With formal confirmation that the transitional period will not be extended under the terms of the Withdrawal Agreement, it now appears very likely that the future relationship with the EU will commence from the 1st January 2021.

This decision immediately preceded the meeting between Prime Minister Boris Johnson and European Commission President Ursula Von der Leyen on the 15th June, where both sides agreed to intensify talks on the future agreement with new rounds of negotiation now due to take place over the summer. The outcome was relayed to member states by the President of the European Council Charles Michel at the European Council meeting on the 19th June. The hope on both sides is that renewed impetus will help bridge the gap which currently exists, and lead to an agreement which can be ratified and put into place by the end of the year.

Supporting you to prepare for the 31 December 2020

Against this backdrop, the Law Society has been advising members that they must prepare for the significant changes which will kick in from the start of next year, both within their own businesses and for clients.

Such action must reflect the state of the negotiations, where it appears that even if an agreement is reached, the provisions for UK services providers will be limited. The Law Society has produced guides for solicitors practising and law firms operating in each of the 31 EU/EFTA jurisdictions to further support members in these preparations – to request the research in particular EU/EFTA jurisdictions please email brussels@lawsociety.org.uk .

As the outcome of the negotiations looks clearer, the Law Society will be updating its guidance in key practice areas which will sit alongside a series of webinars, podcasts and events providing insights and advice on a number of cross cutting themes.

The Law Society continues to work with bars and law societies across the EU and EFTA states in an effort to further advise and support members as we enter the future relationship. Despite the Covid-related disruption, the Law Society has continued to hold (virtual) bilateral meetings with its counterparts in EU member states, to raise concerns around its members’ practising rights post-Brexit, seek opportunities to work together to address them and continue to update its guidance.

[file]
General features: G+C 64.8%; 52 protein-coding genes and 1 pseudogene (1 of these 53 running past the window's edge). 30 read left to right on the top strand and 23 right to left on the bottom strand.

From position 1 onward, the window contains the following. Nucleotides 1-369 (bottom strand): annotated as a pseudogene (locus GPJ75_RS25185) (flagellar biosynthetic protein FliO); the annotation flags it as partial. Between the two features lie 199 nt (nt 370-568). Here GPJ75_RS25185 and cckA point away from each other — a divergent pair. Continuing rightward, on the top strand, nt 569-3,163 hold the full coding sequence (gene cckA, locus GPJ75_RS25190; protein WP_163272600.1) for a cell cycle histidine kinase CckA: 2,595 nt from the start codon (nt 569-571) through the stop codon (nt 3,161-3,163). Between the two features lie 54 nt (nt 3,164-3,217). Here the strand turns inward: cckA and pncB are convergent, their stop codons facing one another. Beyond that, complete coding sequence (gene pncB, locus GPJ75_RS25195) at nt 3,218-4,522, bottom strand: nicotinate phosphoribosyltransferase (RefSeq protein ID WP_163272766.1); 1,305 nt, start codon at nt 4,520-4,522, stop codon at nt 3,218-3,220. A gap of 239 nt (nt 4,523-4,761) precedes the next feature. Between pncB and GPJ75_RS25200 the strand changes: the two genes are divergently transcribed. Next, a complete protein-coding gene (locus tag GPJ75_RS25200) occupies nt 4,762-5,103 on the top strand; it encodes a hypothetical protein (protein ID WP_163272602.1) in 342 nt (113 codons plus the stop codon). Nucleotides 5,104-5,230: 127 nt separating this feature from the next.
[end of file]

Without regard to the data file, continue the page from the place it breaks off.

What do we want from the negotiations

In the meantime, the Law Society in London and Brussels is continuing to call on negotiators from both sides to work towards a deal. While the draft legal texts published by both sides demonstrated a different approach to the negotiations, there are plenty of examples of shared aims or instances where the end goal is mirrored by both EU and UK. This can be seen for example in the mutual desire to address recognition of professional qualifications, where an agreement could help ensure that the millions of individuals who have achieved professional qualifications from both EU and UK institutions are able to rely on and fully utilise them. Similarly, there is a clear ambition from both sides to ensure a level of criminal and security co-operation to help fight crime in various fields, including money laundering and terrorist financing. These mutual aims must be built upon, with a reduction in the level of disruption facing businesses and consumers the overarching objective.

Despite the tight timeframes, the Law Society further encourages both sides and especially the UK Government to remain ambitious and deliver on objectives announced earlier in the year and in 2019. On behalf of legal services, it is critical to: lock in for UK lawyers the right to advise clients at the very least on home law and public and private international law. This right must be supplemented through provisions on mobility (including the right to short-term business visitor visas or visas for the purpose of fulfilling contractual services) and the ability to bid for public procurement contracts in the EU. In parallel to rights at the individual level, the Law Society is keen to see progress in the next rounds of negotiations on securing agreement to enable UK lawyers to set up a law firm under host or home state rules, and to enable UK lawyers to either be employed by local lawyers or form partnerships with local lawyers on an equal footing.

In securing the above, we are very aware it will be critical that national reservations by member state governments do not negate or undermine what has been achieved by the two negotiating teams. Many of the ambitious provisions for services in the CETA framework were ultimately nulled or capped by such restrictions.

Alongside the main negotiations on a future agreement, the Law Society is lobbying for a data adequacy decision to allow the free flow of data between the UK and EU, and for the UK’s application to the Lugano Convention on civil and commercial judicial cooperation and enforcement of judgments to be agreed to. The Law Society has long been calling for the UK to accede to the Lugano Convention as UK and EU trade will continue and it is critical that where disputes arise those affected are able to seek redress in a way which is neither overly complex or prohibitively costly. We continue to stress the importance of the Lugano Convention to EU stakeholders and the role support it provides for consumers and small businesses.